Pruner-300x88Fiskar’s product was available for purchase between December 2016 and September 2020 for $100 (Model No. 9463) or $65 (Model Nos. 9440 and 9441). They devices were widely available at home improvement and hardware stores, as well as online direct from the seller at fiskars.com. Consumers are directed to stop using the product immediately and contact Fiskars Brands. The company will provide instructions on disposal of the defective device and provide a new one free of charge.

Pedestrian-228x300Car accidents can cause serious injuries, but when an automobile strikes a pedestrian, it is almost always catastrophic. Even when the vehicle is traveling at a slow rate of speed, it can cause life-altering injuries when it strikes a human being. The average midsized sedan weighs about 3,300 pounds, or a little over one-and-a-half tons (in case you’re wondering why trucks are categorized as “half-ton” or “one-ton” trucks when the average sedan weighs more than one-and-a-half tons, the truck category is referring to its payload capacity). A fundamental principle of physics is that the heavier an object is and the faster it is traveling, the more violent the impact will be when it collides with another object. This is why a pedestrian accidents are so devastating. Who pays for the medical bills, lost wages, and pain and suffering of the injured pedestrian?

The answer to this question requires first determining who was at fault for the accident. In legal terms, the pedestrian seeking compensation must establish the ‘liability’ of the driver. The question of liability is usually first evaluated by the law enforcement personnel responding to the accident—however, their conclusions are not final.

When a pedestrian is severely injured by an automobile, the local police department, sheriff’s department, or highway patrol will prepare an accident report. Someone from the responding agency will interview the parties involved, to the extent they are able to answer questions, as well as any witnesses. They will also retrieve any video footage of the accident, which is not uncommon, given the ubiquitous nature of close circuit security recordings. An experienced investigator will survey the area for any cameras that happen to capture the area where the accident happened, as well as the surrounding areas. Even if there is no footage of the vehicle striking the pedestrian, there may be video from a block or two away showing unsafe speeds or other erratic or dangerous behavior.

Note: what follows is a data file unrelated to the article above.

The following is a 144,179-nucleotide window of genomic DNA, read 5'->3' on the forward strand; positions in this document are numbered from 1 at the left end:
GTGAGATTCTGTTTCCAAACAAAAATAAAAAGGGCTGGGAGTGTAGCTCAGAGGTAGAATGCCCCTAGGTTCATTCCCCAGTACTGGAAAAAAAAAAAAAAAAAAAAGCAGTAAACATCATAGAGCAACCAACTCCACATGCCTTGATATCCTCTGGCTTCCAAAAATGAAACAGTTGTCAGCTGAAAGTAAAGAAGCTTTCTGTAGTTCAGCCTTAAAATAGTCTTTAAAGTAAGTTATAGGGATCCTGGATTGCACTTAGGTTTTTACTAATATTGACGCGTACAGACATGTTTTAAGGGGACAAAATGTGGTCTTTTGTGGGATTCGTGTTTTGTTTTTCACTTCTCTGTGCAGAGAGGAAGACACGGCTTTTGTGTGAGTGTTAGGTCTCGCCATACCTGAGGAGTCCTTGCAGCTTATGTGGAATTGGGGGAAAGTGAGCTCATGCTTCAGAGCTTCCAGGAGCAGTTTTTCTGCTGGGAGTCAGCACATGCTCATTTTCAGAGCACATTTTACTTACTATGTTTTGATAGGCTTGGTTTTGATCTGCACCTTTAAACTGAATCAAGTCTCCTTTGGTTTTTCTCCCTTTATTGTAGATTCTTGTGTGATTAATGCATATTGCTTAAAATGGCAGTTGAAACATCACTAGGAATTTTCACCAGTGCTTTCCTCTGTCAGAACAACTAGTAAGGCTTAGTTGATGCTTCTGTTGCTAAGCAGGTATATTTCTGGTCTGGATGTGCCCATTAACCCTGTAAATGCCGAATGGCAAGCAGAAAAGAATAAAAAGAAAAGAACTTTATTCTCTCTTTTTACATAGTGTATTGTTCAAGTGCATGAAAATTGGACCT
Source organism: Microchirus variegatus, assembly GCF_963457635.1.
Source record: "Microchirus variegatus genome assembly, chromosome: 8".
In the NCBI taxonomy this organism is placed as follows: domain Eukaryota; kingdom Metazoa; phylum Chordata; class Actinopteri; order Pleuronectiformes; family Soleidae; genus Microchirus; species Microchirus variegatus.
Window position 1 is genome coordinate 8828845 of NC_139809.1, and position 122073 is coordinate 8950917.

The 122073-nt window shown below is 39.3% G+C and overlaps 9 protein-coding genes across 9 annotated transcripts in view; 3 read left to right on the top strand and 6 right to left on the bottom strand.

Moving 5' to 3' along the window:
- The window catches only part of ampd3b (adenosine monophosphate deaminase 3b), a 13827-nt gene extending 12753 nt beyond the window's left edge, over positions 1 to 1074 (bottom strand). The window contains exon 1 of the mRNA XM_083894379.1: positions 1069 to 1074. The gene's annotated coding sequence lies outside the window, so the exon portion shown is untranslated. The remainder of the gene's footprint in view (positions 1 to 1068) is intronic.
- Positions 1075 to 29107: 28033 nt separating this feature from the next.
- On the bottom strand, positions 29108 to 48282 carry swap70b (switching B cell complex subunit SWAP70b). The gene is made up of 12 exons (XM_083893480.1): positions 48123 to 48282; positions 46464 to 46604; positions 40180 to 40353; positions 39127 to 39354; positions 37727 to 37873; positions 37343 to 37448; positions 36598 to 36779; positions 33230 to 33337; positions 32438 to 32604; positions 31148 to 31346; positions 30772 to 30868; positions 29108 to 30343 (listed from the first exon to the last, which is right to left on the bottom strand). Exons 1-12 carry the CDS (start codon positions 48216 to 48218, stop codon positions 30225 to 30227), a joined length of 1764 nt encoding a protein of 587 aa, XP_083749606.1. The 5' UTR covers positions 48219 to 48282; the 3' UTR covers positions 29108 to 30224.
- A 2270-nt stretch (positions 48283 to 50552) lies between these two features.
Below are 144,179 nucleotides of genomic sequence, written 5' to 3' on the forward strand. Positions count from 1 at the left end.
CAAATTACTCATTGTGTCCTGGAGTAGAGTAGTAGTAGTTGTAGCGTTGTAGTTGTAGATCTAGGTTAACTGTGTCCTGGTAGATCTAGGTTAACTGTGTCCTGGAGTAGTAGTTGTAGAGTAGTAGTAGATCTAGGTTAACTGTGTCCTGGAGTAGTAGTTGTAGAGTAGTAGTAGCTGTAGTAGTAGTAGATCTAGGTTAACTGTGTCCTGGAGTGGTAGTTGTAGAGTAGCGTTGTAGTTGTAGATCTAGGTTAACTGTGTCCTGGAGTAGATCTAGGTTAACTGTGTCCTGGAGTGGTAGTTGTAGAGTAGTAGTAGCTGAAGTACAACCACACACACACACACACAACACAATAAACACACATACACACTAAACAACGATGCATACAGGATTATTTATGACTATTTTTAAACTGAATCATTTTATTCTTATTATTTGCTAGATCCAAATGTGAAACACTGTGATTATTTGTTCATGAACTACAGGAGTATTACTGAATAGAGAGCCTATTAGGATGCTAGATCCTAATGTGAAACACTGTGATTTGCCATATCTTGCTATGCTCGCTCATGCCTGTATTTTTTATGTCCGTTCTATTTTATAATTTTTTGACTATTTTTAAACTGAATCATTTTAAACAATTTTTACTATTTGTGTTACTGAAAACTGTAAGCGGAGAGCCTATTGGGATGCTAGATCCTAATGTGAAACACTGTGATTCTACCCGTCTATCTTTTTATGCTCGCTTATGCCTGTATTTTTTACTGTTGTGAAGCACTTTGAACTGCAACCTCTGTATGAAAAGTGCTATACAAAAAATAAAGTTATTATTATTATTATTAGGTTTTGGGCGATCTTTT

Soldier-200x300On July 28, 2020, a Florida federal court ruling breached the central defense against claims certain military earplugs were defective, damaging the ear and causing hearing loss. The lawsuits claim the earplugs were improperly designed, and did not completely block loud noises common to the military, such as gunfire and or the operation of heavy machinery or vehicles. Neumann Law Group has previously written about the earplug litigation, and you can read that article here.

The defendant, 3M, attempted to invoke the ‘government contractor defense,” a doctrine that would relieve it of any liability even if it were proven to have produced and sold a defective product to the military. The Supreme Court articulated the government contractor defense in Boyle v. United Technologies Corporation, 487 US 500 (1988), which involved a wrongful death complaint made against a company that produced military helicopters—the plaintiff alleged the escape system in the helicopter was poorly designed, causing the death of a pilot.

The jury in Boyle found that the manufacturer was in fact negligent when it designed the helicopter, but the Supreme Court would eventually uphold an appellate reversal of the verdict. It outlined the strong federal interest in military equipment and concluded those interests outweighed any state law claims, but only when the federal government gave reasonably precise specifications for the equipment, the equipment conformed to the specifications, and the supplier warned the federal government of the danger involved in using the equipment to the best of its knowledge.

lady-justice-statue-wallpapers-1024x768-1-300x225Neumann Law Group believes in justice, not only for our clients and the communities we serve, but for anyone, anywhere. On May 25, 2020, George Floyd was brutally murdered by a police officer while a crowd of bystanders begged him to stop. Three fellow officers stood by idly, while a frightened human being narrated his own death. When the video of Officer Derek Chauvin sadistically choking Mr. Floyd to death went viral, America stood witness to an act of depravity—an act so horrendous that even the willfully ignorant could no longer deny the reality of police brutality.
The gruesome scene must be viewed in context. It is easy to see Officer Chauvin as a barbarian, devoid of human compassion and fueled by hatred and racism. Except for those in the fringe holding extremist ideals, every American has denounced Mr. Floyd’s murder. But we cannot pat ourselves on the back for finding the racist and locking him up. We must act, as the videographer bravely did, or we’ll be no better than Chauvin’s fellow officers.